US5752514A - Biomagnetism measuring method and apparatus - Google Patents

Biomagnetism measuring method and apparatus Download PDF

Info

Publication number
US5752514A
US5752514A US08/698,080 US69808096A US5752514A US 5752514 A US5752514 A US 5752514A US 69808096 A US69808096 A US 69808096A US 5752514 A US5752514 A US 5752514A
Authority
US
United States
Prior art keywords
fluxmeters
oscillator
positions
oscillator coils
coils
Prior art date
Legal status (The legal status is an assumption and is not a legal conclusion. Google has not performed a legal analysis and makes no representation as to the accuracy of the status listed.)
Expired - Fee Related
Application number
US08/698,080
Inventor
Shoichi Okamura
Akira Arakawa
Shigeki Kajihara
Current Assignee (The listed assignees may be inaccurate. Google has not performed a legal analysis and makes no representation or warranty as to the accuracy of the list.)
Shimadzu Corp
Original Assignee
Shimadzu Corp
Priority date (The priority date is an assumption and is not a legal conclusion. Google has not performed a legal analysis and makes no representation as to the accuracy of the date listed.)
Filing date
Publication date
Priority to JP22385395A priority Critical patent/JP3473210B2/en
Priority to JP7-223853 priority
Application filed by Shimadzu Corp filed Critical Shimadzu Corp
Assigned to SHIMADZU CORPORATION reassignment SHIMADZU CORPORATION ASSIGNMENT OF ASSIGNORS INTEREST (SEE DOCUMENT FOR DETAILS). Assignors: KAJIHARA, SHIGEKI, ARAKAWA, AKIRA, OKAMURA, SHOICHI
Application granted granted Critical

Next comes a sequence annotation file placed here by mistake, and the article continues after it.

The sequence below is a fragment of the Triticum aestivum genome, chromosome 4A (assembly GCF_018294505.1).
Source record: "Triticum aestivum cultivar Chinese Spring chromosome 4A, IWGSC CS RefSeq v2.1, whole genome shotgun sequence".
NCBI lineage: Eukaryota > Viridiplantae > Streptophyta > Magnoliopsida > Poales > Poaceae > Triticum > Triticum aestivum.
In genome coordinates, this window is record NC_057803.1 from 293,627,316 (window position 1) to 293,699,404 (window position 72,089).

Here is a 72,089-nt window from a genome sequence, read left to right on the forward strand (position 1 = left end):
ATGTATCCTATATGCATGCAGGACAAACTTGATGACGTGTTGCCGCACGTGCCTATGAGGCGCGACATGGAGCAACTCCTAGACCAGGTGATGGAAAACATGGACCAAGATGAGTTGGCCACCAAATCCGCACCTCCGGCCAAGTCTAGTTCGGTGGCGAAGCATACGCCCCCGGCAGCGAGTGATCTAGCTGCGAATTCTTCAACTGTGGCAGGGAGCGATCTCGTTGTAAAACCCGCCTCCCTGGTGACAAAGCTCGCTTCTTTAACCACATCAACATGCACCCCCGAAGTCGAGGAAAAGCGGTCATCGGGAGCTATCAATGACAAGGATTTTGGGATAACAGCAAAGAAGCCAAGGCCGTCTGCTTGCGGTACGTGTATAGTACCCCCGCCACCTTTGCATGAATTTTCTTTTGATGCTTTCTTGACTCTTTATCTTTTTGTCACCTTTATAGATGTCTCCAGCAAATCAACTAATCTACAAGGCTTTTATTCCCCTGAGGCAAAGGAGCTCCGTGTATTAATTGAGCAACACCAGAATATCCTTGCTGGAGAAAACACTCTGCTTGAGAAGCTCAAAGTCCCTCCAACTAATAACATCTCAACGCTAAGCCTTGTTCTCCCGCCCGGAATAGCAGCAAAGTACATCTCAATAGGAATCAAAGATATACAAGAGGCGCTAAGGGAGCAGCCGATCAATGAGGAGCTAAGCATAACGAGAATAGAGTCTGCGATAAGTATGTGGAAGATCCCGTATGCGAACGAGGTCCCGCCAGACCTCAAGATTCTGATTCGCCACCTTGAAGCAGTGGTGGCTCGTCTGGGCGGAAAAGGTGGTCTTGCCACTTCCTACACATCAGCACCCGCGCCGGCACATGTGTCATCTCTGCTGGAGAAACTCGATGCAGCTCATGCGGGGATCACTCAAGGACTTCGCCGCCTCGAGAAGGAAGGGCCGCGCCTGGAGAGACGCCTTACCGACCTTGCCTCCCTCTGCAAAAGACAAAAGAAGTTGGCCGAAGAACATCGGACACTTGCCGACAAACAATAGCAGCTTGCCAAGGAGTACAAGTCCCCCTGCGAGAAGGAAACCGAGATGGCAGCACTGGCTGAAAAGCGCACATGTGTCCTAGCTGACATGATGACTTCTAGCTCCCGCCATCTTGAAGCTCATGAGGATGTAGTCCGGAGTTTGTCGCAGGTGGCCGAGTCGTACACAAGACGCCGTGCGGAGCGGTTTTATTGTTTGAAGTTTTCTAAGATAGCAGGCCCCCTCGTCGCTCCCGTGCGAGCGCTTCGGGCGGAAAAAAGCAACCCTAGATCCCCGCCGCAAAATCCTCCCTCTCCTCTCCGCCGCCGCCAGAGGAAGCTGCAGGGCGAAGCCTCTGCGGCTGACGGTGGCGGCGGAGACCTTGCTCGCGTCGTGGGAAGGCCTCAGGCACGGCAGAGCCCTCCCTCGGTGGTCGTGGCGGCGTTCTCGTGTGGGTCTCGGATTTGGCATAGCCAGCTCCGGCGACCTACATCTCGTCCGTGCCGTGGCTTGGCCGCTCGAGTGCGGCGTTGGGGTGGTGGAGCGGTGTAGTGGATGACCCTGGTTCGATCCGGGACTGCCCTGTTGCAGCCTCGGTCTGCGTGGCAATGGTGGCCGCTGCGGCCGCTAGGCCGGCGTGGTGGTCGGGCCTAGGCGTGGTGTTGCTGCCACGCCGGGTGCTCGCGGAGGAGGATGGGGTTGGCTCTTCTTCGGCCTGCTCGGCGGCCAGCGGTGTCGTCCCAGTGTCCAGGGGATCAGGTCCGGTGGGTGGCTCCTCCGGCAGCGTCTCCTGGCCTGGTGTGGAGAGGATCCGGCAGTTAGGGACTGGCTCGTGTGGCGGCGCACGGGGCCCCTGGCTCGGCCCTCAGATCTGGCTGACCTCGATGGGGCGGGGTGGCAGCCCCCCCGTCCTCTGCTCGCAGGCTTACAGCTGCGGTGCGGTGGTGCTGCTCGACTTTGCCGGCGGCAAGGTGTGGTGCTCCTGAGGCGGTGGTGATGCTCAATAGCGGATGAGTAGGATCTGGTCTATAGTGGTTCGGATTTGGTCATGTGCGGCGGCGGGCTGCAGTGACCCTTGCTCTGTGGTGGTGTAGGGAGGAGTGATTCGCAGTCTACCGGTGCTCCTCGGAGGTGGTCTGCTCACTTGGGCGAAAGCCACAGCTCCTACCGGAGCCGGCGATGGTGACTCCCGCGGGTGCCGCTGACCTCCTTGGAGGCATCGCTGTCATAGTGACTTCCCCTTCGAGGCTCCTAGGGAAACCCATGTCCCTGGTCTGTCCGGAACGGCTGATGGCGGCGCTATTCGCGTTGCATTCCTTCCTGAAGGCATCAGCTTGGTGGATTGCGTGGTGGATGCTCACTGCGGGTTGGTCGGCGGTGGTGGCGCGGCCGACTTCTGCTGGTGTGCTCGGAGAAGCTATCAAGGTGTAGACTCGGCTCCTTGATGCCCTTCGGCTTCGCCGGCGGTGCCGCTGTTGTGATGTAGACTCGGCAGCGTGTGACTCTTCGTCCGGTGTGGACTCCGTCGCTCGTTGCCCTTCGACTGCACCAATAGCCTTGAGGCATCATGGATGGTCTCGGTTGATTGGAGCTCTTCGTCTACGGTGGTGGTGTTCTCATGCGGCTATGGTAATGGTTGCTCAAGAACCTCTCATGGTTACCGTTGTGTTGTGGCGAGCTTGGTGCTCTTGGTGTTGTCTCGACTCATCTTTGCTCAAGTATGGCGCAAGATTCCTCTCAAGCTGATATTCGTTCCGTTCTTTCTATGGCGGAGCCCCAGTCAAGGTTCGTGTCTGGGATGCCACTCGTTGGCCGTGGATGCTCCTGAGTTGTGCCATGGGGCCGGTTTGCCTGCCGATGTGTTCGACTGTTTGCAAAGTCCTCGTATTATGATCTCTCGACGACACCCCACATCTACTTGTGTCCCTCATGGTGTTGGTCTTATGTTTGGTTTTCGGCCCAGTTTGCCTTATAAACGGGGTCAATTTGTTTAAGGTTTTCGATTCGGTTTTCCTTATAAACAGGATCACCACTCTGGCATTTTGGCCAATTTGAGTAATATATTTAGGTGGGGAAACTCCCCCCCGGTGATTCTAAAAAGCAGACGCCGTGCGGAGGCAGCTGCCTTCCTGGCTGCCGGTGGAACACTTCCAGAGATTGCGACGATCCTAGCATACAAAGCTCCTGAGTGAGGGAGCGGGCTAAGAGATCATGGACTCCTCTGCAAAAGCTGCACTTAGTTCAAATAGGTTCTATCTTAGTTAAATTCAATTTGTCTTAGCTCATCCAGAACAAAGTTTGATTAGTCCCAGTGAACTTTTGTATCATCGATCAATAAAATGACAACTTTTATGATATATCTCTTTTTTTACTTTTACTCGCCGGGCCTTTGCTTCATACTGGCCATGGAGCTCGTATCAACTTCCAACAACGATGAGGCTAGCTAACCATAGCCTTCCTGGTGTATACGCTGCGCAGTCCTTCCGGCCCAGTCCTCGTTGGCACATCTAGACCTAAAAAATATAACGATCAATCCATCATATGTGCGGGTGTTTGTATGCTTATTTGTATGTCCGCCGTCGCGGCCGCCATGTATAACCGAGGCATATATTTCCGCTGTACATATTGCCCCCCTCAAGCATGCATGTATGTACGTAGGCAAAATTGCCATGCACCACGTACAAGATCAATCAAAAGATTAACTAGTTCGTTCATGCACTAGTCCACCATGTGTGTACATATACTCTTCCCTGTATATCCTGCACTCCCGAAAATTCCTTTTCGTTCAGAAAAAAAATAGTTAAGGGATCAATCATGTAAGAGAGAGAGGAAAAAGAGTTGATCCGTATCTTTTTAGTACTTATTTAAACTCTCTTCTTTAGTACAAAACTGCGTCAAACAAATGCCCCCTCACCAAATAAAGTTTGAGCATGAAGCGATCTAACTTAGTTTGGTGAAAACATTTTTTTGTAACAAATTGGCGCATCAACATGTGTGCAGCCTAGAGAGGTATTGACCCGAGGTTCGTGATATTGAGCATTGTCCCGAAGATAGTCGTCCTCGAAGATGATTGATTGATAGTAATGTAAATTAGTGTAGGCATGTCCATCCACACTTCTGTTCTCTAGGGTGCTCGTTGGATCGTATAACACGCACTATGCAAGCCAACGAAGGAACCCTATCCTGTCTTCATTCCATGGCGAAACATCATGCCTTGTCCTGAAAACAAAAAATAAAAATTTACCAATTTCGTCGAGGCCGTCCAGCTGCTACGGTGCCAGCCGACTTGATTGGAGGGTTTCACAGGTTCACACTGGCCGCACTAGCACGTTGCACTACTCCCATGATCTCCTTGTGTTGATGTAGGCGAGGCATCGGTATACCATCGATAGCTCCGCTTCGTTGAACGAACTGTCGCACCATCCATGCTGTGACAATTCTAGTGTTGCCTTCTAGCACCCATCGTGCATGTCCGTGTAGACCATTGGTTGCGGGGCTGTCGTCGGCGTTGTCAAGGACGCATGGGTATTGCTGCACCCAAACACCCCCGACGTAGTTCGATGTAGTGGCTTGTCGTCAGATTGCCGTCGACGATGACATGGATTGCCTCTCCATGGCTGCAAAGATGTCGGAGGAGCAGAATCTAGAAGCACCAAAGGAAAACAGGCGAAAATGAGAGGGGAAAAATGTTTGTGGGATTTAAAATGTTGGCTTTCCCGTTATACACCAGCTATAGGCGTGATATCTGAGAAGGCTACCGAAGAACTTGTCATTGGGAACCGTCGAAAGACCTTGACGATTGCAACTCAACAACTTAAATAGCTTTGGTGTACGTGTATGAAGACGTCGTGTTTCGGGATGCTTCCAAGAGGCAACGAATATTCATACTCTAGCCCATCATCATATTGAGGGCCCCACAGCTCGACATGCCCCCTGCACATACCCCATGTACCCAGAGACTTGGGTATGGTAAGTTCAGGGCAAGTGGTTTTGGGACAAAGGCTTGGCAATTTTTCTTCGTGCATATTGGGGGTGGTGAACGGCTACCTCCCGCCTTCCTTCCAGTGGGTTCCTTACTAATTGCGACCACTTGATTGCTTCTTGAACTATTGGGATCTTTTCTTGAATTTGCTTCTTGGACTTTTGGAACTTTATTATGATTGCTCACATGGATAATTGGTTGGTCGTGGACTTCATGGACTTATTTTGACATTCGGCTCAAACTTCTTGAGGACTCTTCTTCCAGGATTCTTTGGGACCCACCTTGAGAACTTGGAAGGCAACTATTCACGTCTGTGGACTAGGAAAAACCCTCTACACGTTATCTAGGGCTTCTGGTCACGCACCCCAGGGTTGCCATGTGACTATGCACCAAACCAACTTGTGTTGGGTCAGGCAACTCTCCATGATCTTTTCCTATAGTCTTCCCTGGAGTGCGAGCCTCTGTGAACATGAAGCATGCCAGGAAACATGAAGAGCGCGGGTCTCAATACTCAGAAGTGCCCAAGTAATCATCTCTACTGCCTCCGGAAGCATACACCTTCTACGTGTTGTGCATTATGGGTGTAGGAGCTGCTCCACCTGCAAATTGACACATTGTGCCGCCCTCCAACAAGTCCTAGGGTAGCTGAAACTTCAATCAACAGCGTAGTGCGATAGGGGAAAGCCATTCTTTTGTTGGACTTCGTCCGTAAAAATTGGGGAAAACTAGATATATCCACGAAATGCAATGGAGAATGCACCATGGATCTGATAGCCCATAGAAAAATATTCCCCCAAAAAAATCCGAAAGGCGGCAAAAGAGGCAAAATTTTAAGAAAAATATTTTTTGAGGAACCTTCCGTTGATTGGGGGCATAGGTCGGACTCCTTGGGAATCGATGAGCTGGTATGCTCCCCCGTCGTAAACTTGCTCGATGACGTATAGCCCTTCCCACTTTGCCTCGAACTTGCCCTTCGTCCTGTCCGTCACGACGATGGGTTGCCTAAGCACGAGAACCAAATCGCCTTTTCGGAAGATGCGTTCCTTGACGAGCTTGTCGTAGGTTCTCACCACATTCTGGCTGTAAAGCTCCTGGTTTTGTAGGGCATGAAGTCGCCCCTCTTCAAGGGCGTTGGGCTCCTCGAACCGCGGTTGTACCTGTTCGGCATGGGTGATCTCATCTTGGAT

Publication of US5752514A publication Critical patent/US5752514A/en
Anticipated expiration legal-status Critical
Expired - Fee Related legal-status Critical Current

Links

Images

Classifications

    • AHUMAN NECESSITIES
    • A61MEDICAL OR VETERINARY SCIENCE; HYGIENE
    • A61BDIAGNOSIS; SURGERY; IDENTIFICATION
    • A61B5/00Detecting, measuring or recording for diagnostic purposes; Identification of persons
    • A61B5/04Measuring bioelectric signals of the body or parts thereof
    • A61B5/04005Detecting magnetic fields produced by bio-electric currents
    • AHUMAN NECESSITIES
    • A61MEDICAL OR VETERINARY SCIENCE; HYGIENE
    • A61BDIAGNOSIS; SURGERY; IDENTIFICATION
    • A61B5/00Detecting, measuring or recording for diagnostic purposes; Identification of persons
    • A61B5/74Details of notification to user or communication with user or patient ; user input means
    • A61B5/742Details of notification to user or communication with user or patient ; user input means using visual displays
    • A61B5/7425Displaying combinations of multiple images regardless of image source, e.g. displaying a reference anatomical image with a live image

Abstract